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Wild Baby Rabbits


You have a litter of wild baby bunnies. 

Now What?

Gardeners: If you want rabbits out of your yard, go here.

I get several e-mails starting in the spring about how to care for wild baby bunnies.  Many times the best thing to do is nothing.  If the babies look okay, just leave them in their nest or return them to it.  If you return the babies, put unscented baby powder or unscented dental floss around the nest and check to see if it is disturbed in 24 to 48 hours since this will indicate if the mother has been there.  If not, then you may need to take care of them yourself so they survive. 

The House Rabbit Society website has the most complete information on ORPHANED BABY BUNNIES in case you need to rehabilitate the bunnies yourself and keep them for a time. Visit the link above. It includes instructions on how much to feed them and a lot more.

Wildlife Resource Licensed wildlife rehabilitators are located in several states. Entire list is located at the link below and you will need to find your state in the list:

The Wildlife Rehabilitation Information Directory

Seven Things You Should Know About Wild Baby Bunnies:

  1. Rabbits won't reject their offspring if you touch them. However, it isn't recommended unless absolutely necessary. Baby bunnies have no scent so they don't draw predators.  If you touch them, you will transfer your scent to them.
  2. A female rabbit will only nurse her litter a few minutes once or twice at night.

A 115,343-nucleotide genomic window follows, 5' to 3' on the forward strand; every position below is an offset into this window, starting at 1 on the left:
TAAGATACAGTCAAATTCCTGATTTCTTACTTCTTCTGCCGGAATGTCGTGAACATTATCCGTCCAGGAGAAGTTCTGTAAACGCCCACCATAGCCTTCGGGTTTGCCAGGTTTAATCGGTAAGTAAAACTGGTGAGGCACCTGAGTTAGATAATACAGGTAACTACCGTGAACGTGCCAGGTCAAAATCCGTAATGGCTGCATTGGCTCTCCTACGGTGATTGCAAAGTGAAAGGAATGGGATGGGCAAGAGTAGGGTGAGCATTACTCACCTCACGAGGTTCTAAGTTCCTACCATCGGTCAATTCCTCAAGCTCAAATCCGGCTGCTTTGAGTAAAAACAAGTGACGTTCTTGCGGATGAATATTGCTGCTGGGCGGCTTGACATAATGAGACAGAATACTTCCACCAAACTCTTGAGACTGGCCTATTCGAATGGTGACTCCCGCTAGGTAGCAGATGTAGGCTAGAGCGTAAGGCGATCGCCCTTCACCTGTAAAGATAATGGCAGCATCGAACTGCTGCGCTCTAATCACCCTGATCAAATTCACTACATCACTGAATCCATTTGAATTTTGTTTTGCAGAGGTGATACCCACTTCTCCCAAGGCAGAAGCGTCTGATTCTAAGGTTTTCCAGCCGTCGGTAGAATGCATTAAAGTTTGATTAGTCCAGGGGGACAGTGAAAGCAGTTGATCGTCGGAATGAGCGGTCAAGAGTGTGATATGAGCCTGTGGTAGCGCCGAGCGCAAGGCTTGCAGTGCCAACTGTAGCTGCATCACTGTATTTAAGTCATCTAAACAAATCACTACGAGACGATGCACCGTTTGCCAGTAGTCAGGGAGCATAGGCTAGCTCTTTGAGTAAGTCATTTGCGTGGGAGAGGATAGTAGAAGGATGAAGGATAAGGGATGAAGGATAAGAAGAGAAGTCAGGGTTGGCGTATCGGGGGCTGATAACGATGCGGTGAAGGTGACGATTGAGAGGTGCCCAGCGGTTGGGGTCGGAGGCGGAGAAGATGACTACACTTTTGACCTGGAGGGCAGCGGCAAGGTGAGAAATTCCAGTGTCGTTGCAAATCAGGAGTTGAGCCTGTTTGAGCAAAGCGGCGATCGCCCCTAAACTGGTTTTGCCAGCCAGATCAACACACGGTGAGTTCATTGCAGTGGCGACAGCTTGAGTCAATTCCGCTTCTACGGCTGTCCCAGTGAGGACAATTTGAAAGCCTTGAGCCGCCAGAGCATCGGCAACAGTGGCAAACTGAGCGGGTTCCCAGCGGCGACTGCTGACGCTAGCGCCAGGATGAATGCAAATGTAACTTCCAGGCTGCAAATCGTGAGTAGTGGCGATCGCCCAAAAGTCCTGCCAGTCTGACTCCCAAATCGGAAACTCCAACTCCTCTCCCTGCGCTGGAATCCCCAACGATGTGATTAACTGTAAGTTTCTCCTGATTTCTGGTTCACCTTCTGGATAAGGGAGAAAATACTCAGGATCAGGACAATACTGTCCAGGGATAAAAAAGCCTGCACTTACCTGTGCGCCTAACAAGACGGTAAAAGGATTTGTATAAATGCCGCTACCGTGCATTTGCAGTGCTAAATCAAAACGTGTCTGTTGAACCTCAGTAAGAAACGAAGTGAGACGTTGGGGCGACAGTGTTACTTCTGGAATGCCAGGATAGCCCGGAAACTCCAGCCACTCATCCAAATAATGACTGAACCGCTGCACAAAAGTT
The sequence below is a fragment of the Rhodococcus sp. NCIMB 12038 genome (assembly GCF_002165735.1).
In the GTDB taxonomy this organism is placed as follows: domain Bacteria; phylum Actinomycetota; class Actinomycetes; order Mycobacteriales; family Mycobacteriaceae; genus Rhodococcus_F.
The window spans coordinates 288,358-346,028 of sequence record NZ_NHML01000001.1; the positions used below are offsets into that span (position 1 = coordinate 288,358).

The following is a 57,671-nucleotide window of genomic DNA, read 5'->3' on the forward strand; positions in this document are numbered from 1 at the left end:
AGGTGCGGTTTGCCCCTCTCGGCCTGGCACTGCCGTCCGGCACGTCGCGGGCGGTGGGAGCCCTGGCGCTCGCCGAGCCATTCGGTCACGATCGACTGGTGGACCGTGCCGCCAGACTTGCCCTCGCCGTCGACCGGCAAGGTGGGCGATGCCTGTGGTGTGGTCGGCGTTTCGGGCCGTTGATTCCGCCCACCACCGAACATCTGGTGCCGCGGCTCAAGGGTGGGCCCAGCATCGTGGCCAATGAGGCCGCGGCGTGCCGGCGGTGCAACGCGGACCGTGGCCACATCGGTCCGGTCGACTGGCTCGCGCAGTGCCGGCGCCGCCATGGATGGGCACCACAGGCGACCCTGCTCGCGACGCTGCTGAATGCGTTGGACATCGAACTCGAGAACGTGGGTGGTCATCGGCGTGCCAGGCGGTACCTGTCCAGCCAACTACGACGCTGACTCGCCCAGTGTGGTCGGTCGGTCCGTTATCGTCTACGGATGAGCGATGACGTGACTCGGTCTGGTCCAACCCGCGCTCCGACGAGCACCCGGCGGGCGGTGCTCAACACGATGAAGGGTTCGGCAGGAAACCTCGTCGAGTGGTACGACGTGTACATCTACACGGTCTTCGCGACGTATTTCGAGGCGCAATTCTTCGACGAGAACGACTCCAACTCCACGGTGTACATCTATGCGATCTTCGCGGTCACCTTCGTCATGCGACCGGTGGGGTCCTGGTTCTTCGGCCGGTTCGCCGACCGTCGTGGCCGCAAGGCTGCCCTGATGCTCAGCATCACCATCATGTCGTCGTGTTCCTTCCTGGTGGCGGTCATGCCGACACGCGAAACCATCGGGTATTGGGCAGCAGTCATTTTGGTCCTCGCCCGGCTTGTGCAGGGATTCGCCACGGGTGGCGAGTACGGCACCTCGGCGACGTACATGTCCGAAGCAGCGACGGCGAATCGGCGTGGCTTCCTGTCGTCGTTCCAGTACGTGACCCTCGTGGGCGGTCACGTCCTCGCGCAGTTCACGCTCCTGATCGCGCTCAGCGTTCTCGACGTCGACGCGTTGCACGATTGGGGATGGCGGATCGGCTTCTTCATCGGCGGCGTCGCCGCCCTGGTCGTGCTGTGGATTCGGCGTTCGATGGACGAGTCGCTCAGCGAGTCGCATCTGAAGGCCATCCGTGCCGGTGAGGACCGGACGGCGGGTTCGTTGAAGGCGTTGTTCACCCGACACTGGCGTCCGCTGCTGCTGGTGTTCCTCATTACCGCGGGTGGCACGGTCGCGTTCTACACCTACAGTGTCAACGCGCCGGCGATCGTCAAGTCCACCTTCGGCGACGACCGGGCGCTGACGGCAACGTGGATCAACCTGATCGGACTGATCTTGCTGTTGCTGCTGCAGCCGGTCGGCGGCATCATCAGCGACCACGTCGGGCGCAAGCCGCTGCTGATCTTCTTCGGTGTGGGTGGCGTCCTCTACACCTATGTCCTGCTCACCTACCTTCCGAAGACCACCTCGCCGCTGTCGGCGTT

3. Wild baby bunnies do not have a scent and won't attract predators except by sight or sound.
  4. The rabbit doe (mother) will be out of the nest to eat and draw attention away from her new brood most of the time.
  5. Do not give a baby rabbit cow's milk! Instead, give them KMR (Kitten Replacer Milk from the pet store or goat's milk) and please do not over feed.  If they are old enough, grass, alfalfa or timothy hay and water is the best feed for them.  No carrots! or other vegetables (especially fruit).
  6. In most states it is illegal to keep wild animals (including wild baby rabbits) no matter how cute.
  7. Feral Rabbits are not "wild rabbits."  They are domesticated pet rabbits abandoned by their owners.  Domesticated rabbits are only cousins to cottontail rabbits, they cannot mate and produce live offspring together. They have a different number of chromosomes.  The "agouti" brown coat of some domesticated rabbits may look similar to a wild rabbit, but they are not the same.

If you have domesticated rabbits of your own:

Please remember that it is best not to touch wild rabbits because you can pass on diseases to your pet rabbits.  If you do touch them, wash and disinfect your hands!


How to Keep Wild Cottontails Out of Your Garden


For those of us who love rabbits including the wild ones, it is hard to imagine people don't want them in their yards. But it is true. I receive several emails every year once gardening season starts requesting information on how to rid yards of these "pests." Rather than let rabbits exterminated, I decided it might be good to offer up some tips on how to do this in a non-lethal way from advice I have received over the years.


I have compiled a list of old wives tales, tried and true methods, and anecdotal information on how to keep rabbits out of gardens. I certainly don't guarantee any of the information, but I do know some gardeners swear by one or more of these methods.  I think it is a trial and error process and most of all a trial for frustrated gardeners.  Contrary to the myth about "dumb bunnies," rabbits are very smart especially when food is involved.  I don't offer any lethal means of thwarting hungry rabbits. It just isn't my style.


Download "When Rabbits Dig Your Garden Too Much"


Color copy of the PDF Informational Sheet Here


or a Black and White version of the Informational Sheet Here





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